Polycyclic aliphatic cycloaliphatic alcohols for use in obtaining the esters of the present invention are sterols, cholic acids and steroids, such as sexual hormones and the synthetic analogues, in particular corticosteroids and their derivatives. Thus for example it is possible to use: cholesterol, dihydrocholesterol, epidihydrocholesterol, coprostanol, epicoprostanol, sitosterol, stigmasterol, ergosterol, cholic acid, deoxycholic acid, lithocholic acid, estriol, estradiol, equilenin, equilin and their alkyl derivatives, as well as their ethynyl propynyl derivatives in position 17, for example 17-α-ethynyl-estradiol or 7-α-methyl-17α-ethynyl-estradiol, pregnenolone, pregnanediol, testosterone and its derivatives, such as 17-α-methyltestosterone, 1,2-dehydrotestosterone and 17α-methyl-1,2-dehydrotestosterone, the alkyl derivatives in position 17 of testosterone and of 1,2-dehydrotestosterone, such as 17α-ethynyltestosterone, 17α-propynyltestosterone, norgestrel, hydroxyprogesterone, corticosterone, deoxycorticosterone, 19-nortestosterone, 19-nor-17α-methyltestosterone and 19-nor-17α-ethynyltestosterone, cortisone, hydrocortisone, prednisone, prednisolone, fludrocortisone, dexametasone, betamethasone, paramethasone, flumethasone, fluocinolone, fluprednylidene, clobetasol, beclomethasone, aldosterone, deoxycorticosterone, alphaxolone, alphadolone, bolasterone and anti-hormones such as cyproterone.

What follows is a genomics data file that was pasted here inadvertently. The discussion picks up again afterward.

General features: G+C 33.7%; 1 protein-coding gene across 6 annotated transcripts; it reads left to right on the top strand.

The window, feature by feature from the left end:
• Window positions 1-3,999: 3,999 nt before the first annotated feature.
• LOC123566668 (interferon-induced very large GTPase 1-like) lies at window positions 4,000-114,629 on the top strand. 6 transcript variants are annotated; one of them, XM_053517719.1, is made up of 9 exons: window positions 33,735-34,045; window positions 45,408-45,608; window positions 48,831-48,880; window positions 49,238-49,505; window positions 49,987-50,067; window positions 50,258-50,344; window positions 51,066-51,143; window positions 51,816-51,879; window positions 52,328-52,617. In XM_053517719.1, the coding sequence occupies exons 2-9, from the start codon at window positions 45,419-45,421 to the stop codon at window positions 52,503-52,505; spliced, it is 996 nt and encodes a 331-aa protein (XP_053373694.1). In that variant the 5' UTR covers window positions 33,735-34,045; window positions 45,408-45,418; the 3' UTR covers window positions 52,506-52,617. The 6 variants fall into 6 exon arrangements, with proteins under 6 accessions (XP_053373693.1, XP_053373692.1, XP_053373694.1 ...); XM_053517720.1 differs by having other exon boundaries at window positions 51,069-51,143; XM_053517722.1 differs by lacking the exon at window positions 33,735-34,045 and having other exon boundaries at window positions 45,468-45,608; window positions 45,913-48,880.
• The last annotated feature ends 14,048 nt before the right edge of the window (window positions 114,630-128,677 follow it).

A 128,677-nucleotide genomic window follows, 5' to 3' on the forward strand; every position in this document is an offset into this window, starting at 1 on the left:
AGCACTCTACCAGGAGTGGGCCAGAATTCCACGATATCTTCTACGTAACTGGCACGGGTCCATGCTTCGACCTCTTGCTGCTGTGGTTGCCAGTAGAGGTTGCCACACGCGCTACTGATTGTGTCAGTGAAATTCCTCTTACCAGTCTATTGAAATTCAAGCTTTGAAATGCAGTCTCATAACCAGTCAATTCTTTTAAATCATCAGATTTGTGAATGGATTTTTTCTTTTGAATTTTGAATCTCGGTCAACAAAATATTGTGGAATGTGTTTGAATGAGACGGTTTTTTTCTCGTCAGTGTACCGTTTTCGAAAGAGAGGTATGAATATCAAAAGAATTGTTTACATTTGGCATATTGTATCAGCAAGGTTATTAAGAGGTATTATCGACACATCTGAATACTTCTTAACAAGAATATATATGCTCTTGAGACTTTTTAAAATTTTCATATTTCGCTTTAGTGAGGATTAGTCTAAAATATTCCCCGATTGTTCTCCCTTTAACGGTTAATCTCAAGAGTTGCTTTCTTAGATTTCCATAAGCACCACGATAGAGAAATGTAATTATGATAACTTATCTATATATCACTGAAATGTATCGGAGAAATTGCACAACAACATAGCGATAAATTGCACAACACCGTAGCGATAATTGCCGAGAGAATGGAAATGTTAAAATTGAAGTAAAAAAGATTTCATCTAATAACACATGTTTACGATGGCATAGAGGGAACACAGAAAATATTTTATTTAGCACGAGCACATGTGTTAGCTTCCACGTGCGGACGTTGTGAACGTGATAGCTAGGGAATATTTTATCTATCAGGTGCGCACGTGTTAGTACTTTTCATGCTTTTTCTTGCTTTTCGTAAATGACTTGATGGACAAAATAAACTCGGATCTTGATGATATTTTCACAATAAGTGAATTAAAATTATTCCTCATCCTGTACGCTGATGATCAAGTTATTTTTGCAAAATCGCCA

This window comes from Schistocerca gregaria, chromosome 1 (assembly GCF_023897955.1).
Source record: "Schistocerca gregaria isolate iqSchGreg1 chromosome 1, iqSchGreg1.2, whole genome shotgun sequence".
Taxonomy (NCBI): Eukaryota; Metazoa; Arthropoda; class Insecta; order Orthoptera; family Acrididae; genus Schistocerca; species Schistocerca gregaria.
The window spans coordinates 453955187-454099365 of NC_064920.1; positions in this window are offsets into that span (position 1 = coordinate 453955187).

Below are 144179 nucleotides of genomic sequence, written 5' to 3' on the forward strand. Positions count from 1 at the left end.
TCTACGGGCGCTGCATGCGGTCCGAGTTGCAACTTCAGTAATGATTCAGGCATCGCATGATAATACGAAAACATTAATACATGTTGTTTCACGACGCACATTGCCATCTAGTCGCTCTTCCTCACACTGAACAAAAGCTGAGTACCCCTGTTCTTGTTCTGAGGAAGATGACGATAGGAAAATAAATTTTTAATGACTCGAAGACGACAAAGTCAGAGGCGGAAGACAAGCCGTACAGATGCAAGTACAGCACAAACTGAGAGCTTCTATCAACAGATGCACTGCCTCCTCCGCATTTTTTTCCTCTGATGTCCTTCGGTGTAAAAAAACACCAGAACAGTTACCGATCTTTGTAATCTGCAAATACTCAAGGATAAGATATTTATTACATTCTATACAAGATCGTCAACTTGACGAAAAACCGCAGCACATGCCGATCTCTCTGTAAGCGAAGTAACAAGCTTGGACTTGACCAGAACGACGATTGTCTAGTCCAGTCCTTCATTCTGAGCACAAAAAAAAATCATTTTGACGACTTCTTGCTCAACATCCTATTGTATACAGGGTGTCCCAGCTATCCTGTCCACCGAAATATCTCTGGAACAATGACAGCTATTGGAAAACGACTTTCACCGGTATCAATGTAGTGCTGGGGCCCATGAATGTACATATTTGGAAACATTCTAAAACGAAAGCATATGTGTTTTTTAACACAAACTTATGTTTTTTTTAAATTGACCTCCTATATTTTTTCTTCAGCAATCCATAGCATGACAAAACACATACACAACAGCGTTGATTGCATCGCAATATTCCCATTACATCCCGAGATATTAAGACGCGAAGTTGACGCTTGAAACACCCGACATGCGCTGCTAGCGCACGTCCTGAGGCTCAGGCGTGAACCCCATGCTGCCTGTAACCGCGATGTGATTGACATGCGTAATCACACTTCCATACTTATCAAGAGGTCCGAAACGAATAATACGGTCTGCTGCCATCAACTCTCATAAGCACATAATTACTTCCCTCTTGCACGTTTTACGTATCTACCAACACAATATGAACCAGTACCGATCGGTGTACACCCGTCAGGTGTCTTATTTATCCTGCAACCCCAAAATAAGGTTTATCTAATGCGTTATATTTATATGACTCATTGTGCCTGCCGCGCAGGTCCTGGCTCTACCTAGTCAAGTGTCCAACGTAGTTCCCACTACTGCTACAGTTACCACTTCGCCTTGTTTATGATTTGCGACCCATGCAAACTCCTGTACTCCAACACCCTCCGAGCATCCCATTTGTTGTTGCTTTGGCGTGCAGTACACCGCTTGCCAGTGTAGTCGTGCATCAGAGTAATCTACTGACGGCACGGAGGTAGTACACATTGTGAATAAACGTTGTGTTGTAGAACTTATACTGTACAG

Useful as esterifying components for the esters of the present invention are genins (aglycons) of cardioactive glycosides, such as digitoxigenin, gitoxigenin, digoxigenin, strophantidin, tigogenin and saponins.

Other alcohols to be used according to the invention are the vitamin ones, such as axerophthol, vitamins D2 and D3, aneurine, lactoflavine, ascorbic acid, riboflavine, thiamine, pantothenic acid.